Michael Hann has spent years mining for Christmas-song diamonds, proving that not all festive music is irredeemably horrible. Here he pulls on his big white beard and presents the definitive playlist
There was a time, not so long ago – while the previous president of the US lived in the White House – when CDs were a thing. People still liked having them; my wife didn’t complain about the quantities of them in our house. Imagine! And, as a music writer, come Christmas I used to be sent piles of seasonally themed CDs. Most of the them were fairly tawdry affairs, but some were gems. And because I don’t care for writing Christmas cards, but do like sharing music with people, for several years I would make Christmas CD compilations to give to friends: 20 or so in the first year, 120 by the time I last did it in 2012, by which point people had started wondering if I couldn’t do a Spotify playlist instead.
Listening to that much festive music – more than 100 tracks a year, every year – didn’t fill me with hatred for Christmas music, because I wasn’t listening to anything I heard 34 times a day in shops. Instead I developed a great love for the ingenuity of those artists who managed to make the simple, exploitative act of churning out a Christmas record into something beautiful.
So, in the spirit of giving (and at the request of an editor), I have revisited those days of Christmas compilations. Sadly, it turns out that it’s too expensive and time consuming to post a CD to everyone in New Zealand, so finally – six years late – please celebrate Christmas with me, with Christmas music that really isn’t horrific to listen to. I hope.
John Fahey – Silent Night
The great “American primitive” guitarist had one problem: no one ever bought his records. On learning from a record store clerk that Bing Crosby’s White Christmas sold out every year, he decided to record his own hardy perennial. The New Possibility duly became his best selling album, and it has never been out of print.
Waterson:Carthy – Jacobstowe Wassail
Think of these 30 songs as a journey through Christmas Eve, from solemn and respectful, to bawdy and drunken. Little says solemn and respectful quite like the songs of the English folk tradition, though a friend did once ask why the assorted members of the Waterson and Carthy families didn’t just record a song called We All Starved In The Fields This Christmas to sum up their apparent worldview.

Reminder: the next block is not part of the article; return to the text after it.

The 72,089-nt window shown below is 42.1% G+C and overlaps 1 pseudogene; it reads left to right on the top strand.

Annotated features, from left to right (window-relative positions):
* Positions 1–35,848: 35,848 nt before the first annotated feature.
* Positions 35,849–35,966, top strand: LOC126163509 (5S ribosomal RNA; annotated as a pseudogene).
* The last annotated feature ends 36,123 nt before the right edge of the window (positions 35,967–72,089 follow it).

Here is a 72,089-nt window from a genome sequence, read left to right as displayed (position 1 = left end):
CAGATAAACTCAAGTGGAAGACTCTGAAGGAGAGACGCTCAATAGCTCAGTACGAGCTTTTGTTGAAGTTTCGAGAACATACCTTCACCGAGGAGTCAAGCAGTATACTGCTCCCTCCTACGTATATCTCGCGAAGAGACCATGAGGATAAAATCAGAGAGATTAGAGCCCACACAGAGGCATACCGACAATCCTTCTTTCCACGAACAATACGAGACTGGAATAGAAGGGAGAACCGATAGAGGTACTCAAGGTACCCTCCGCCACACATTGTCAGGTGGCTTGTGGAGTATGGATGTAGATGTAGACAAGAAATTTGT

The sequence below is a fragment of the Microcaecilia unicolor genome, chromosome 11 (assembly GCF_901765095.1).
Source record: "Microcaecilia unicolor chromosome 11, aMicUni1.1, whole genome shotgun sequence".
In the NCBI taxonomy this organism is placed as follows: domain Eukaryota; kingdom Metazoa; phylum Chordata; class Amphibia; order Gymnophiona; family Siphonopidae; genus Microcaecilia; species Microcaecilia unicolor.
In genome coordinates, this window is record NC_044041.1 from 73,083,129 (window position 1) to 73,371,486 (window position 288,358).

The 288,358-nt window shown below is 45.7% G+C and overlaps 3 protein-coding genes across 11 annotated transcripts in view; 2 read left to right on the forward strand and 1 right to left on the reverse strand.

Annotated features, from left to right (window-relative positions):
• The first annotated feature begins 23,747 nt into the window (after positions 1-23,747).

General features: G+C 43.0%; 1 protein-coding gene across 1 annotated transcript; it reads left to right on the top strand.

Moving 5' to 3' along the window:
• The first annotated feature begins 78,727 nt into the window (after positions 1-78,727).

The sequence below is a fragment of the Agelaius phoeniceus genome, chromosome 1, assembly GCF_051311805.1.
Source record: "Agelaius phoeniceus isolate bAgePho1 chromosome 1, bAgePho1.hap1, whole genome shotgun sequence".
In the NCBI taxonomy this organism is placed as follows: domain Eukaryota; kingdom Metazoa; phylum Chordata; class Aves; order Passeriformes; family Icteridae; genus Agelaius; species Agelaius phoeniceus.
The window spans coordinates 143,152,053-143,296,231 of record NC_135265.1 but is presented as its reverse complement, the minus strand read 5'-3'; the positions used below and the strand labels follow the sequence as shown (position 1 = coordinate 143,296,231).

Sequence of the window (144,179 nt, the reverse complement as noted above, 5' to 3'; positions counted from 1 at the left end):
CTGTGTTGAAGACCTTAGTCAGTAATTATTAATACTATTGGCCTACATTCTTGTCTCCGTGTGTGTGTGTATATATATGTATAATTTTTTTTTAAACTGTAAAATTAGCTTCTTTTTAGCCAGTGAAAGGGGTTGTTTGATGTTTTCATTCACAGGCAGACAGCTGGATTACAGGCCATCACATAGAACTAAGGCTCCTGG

Thea Gilmore – Listen, the Snow Is Falling
You can’t find Yoko Ono’s original on Spotify. But never mind, because Thea Gilmore’s version is rather better. Anyone who thinks Galaxie 500’s version is best should have it explained to them that no Christmas song was ever improved by an extended guitar wig-out.
Mahalia Jackson – Go Tell It On the Mountain
If the churches where I live sounded like this at Christmas, I might go. But no congregation of people who go once a year to hold up a candle and show their kids the nativity display ever sounds like Mahalia Jackson. So I don’t go.
Kate Rusby – The Ivy and the Holly
The English folk singer Kate Rusby, like John Fahey, realised the rewards of Christmas albums: she’s made four of them. I commend them to you; they’re absolutely lovely (her non-Christmas music is pretty great to. Remember, a folk musician is for life, not just Christmas).
Calexico – Green Grows the Ivy
I tend to imagine Calexico as routinely featuring mariachi bands in full flow, possibly with some random people shouting “Arriba!” Even though I know that is a grotesque caricature of Mexican culture, and Calexico aren’t even Mexican. And that I have listened to Calexico plenty of times and I know for a fact they don’t sound like I imagine them. I think I love this performance so much because I always half expect some Speedy Gonzalez novelty that never materialises.
Sister Rosetta Tharp – When Was Jesus Born?
“Was it January? No! No! February? No! No! March, April, May? No! No! No!” Jesus was actually born in the last month of the year, as the great Sister Rosetta Tharp informs us in a Southern spiritual that is wholly unafraid to explain the blindingly obvious. I also recommend the reading by Zambian Vocal Group, who wear fantastic sweaters in the cover of their album Christmas in Zambia.
Nikki Lane – Falalalalalove Ya
Sometimes people get shot in Nikki Lane songs. In this one she just wants to wrap you up in a great big bow. Folk, country, soul and funk are always the best genres for Christmas music, because they are the ones that still have some connection to religion, and can deliver insincere silliness with a straight face.
The Chills – Christmas Chimes
I’m just shamelessly pandering to New Zealand here. But I do love The Chills. I really do.
Tracey Thorn – Maybe This Christmas
If you loved Tracey Thorn’s album Record this year, I implore you to seek out her Christmas album Tinsel and Lights, which is gorgeous and sad and has her wonderful voice delivering wonderful songs.
Scritti Politti – Snow in Sun
Tracey did this one on Tinsel and Lights, but I like the original for Green Gartside’s a capella harmonies on the opening, and because it’s hard to imagine his past iterations – either the earnest Gramsci-spouting tuneless revolutionary, or the big-suited, big-sounded pop star – recording something so purely lovely as this.
Bill Monroe – Christmas Time’s A Coming
One of those country songs that they all have a bash at, but compared to Bill Monroe, the king of bluegrass, everyone else sounds too knowing. Some of these songs stand up to repeat listening all year round. I accept this one doesn’t. But then you’re not going to be listening to a Christmas playlist all year round, so I’m fine with it.